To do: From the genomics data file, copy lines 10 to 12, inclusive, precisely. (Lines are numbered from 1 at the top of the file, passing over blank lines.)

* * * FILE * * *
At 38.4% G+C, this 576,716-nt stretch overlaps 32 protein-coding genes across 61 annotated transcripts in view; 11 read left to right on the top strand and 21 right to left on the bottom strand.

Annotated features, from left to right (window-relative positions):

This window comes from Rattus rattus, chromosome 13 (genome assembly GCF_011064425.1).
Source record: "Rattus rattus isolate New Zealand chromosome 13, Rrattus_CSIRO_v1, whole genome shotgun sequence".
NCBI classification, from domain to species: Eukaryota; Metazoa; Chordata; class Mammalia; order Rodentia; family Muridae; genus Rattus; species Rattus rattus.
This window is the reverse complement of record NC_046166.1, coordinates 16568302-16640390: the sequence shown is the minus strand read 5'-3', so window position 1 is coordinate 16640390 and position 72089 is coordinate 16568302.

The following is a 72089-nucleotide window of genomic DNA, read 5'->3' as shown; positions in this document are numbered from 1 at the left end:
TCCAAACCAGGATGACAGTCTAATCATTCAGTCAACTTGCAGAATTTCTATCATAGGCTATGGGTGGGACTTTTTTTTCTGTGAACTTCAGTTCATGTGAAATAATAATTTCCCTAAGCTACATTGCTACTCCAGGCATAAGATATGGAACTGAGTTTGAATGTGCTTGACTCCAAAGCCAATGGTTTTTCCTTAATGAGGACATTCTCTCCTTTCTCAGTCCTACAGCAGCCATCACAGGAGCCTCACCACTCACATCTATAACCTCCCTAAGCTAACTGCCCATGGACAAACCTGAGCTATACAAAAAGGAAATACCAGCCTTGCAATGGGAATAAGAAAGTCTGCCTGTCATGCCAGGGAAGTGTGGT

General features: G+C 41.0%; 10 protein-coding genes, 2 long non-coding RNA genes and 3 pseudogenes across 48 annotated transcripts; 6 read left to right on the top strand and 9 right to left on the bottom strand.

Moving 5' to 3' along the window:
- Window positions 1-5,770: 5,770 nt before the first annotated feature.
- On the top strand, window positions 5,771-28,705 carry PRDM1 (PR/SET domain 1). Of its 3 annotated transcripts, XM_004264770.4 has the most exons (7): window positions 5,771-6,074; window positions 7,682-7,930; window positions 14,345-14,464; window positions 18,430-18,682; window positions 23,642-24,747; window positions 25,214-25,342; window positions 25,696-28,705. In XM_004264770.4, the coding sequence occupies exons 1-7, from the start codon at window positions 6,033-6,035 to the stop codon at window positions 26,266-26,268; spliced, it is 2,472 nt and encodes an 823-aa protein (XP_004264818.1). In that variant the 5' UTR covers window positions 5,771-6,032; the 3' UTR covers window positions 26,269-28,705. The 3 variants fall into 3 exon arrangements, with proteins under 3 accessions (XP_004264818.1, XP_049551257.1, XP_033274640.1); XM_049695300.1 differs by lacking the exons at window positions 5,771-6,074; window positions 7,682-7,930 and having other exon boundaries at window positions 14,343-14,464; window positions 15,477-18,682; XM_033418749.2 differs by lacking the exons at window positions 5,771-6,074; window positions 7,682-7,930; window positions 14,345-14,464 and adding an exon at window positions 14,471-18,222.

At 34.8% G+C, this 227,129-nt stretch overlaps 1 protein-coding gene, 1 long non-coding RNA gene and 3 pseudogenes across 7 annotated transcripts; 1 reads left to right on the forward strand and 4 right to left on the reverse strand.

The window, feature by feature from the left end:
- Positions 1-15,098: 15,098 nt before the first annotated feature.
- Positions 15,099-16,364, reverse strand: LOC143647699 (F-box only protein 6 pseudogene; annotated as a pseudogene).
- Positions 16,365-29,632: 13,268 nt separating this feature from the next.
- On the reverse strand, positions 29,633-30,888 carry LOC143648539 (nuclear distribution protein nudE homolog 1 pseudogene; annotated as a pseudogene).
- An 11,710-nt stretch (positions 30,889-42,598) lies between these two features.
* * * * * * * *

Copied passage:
Moving 5' to 3' along the window:
- Window positions 1-5,770: 5,770 nt before the first annotated feature.
- On the top strand, window positions 5,771-28,705 carry PRDM1 (PR/SET domain 1). Of its 3 annotated transcripts, XM_004264770.4 has the most exons (7): window positions 5,771-6,074; window positions 7,682-7,930; window positions 14,345-14,464; window positions 18,430-18,682; window positions 23,642-24,747; window positions 25,214-25,342; window positions 25,696-28,705. In XM_004264770.4, the coding sequence occupies exons 1-7, from the start codon at window positions 6,033-6,035 to the stop codon at window positions 26,266-26,268; spliced, it is 2,472 nt and encodes an 823-aa protein (XP_004264818.1). In that variant the 5' UTR covers window positions 5,771-6,032; the 3' UTR covers window positions 26,269-28,705. The 3 variants fall into 3 exon arrangements, with proteins under 3 accessions (XP_004264818.1, XP_049551257.1, XP_033274640.1); XM_049695300.1 differs by lacking the exons at window positions 5,771-6,074; window positions 7,682-7,930 and having other exon boundaries at window positions 14,343-14,464; window positions 15,477-18,682; XM_033418749.2 differs by lacking the exons at window positions 5,771-6,074; window positions 7,682-7,930; window positions 14,345-14,464 and adding an exon at window positions 14,471-18,222.